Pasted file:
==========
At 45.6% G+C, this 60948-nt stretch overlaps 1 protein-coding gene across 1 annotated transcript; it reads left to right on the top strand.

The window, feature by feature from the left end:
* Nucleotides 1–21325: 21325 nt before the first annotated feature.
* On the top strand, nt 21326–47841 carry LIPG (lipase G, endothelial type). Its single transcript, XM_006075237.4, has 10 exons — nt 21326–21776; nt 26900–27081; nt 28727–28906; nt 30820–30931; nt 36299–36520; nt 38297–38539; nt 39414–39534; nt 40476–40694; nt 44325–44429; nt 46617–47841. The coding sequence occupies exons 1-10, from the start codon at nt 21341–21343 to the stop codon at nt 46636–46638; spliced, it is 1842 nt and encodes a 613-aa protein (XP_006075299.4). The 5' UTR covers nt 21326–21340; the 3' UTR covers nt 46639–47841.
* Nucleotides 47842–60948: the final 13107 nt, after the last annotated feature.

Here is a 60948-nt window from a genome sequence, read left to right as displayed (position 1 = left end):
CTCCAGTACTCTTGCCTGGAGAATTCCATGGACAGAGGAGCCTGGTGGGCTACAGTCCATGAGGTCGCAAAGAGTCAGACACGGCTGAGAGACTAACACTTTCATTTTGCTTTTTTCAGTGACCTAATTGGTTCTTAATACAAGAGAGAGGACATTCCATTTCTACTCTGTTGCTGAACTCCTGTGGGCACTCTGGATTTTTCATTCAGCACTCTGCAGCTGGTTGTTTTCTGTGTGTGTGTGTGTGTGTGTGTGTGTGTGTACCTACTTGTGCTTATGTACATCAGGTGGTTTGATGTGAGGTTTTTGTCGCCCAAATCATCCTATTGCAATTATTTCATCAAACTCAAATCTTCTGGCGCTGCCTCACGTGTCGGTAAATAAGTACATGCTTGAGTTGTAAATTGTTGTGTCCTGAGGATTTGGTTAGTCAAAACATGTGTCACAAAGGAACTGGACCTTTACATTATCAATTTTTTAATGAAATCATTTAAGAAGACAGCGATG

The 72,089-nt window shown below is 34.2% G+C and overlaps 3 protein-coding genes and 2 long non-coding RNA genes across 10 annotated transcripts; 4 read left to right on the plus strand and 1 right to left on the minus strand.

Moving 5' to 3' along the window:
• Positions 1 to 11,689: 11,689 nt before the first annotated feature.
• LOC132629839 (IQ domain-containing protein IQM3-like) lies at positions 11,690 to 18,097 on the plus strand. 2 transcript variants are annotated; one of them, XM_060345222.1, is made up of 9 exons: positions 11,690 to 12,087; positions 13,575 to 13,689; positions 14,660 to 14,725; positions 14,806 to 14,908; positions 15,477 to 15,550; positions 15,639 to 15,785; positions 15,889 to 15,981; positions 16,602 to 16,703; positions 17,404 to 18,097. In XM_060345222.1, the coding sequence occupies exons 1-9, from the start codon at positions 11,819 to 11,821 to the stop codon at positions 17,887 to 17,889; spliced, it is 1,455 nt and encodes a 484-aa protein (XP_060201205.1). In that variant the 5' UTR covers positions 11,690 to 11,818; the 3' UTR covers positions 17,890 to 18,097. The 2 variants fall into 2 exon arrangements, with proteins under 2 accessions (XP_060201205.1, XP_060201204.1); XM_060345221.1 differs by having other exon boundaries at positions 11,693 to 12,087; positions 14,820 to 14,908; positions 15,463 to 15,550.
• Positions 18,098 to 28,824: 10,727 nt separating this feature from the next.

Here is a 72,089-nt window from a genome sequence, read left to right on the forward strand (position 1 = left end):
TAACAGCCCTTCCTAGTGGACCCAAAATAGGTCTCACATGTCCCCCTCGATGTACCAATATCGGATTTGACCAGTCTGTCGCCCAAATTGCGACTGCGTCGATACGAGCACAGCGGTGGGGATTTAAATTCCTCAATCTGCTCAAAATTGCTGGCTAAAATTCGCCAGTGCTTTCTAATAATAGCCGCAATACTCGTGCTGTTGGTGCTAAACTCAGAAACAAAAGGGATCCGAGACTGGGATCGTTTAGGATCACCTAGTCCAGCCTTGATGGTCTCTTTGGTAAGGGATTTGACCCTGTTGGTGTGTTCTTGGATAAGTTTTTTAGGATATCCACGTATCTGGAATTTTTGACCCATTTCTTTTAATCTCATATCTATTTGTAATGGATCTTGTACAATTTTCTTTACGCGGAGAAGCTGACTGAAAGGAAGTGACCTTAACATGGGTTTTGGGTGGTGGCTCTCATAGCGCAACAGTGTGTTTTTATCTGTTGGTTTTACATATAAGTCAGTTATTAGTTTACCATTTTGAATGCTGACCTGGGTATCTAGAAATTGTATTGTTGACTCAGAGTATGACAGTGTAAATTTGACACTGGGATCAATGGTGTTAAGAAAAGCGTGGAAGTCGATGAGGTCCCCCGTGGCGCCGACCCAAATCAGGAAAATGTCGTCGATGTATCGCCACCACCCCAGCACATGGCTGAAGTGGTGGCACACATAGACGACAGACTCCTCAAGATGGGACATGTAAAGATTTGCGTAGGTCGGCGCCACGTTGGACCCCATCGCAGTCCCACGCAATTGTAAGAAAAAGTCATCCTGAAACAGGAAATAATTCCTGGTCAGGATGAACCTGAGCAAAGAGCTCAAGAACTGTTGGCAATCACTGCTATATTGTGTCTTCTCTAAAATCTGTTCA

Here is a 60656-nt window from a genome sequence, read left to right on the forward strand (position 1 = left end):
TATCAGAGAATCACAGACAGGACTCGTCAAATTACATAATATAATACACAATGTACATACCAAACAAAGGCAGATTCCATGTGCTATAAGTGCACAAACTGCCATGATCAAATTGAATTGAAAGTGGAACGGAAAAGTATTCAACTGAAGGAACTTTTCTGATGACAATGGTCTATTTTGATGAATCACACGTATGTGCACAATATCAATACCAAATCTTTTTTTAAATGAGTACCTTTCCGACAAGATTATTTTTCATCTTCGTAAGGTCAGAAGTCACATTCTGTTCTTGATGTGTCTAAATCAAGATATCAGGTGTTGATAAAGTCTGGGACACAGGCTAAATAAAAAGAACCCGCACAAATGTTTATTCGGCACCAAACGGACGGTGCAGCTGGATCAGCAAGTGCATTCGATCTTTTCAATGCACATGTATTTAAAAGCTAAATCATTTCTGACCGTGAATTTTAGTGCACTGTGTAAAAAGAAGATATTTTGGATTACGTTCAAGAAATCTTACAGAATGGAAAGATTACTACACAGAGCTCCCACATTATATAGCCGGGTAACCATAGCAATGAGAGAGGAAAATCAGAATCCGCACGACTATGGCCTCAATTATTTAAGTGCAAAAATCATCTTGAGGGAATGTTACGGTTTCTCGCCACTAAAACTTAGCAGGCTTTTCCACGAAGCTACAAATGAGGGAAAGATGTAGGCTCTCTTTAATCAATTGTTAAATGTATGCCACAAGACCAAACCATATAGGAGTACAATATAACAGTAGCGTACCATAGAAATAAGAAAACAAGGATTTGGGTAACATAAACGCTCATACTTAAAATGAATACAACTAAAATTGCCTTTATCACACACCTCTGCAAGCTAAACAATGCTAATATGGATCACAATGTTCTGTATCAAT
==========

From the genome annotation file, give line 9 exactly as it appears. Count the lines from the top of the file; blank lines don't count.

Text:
Moving 5' to 3' along the window: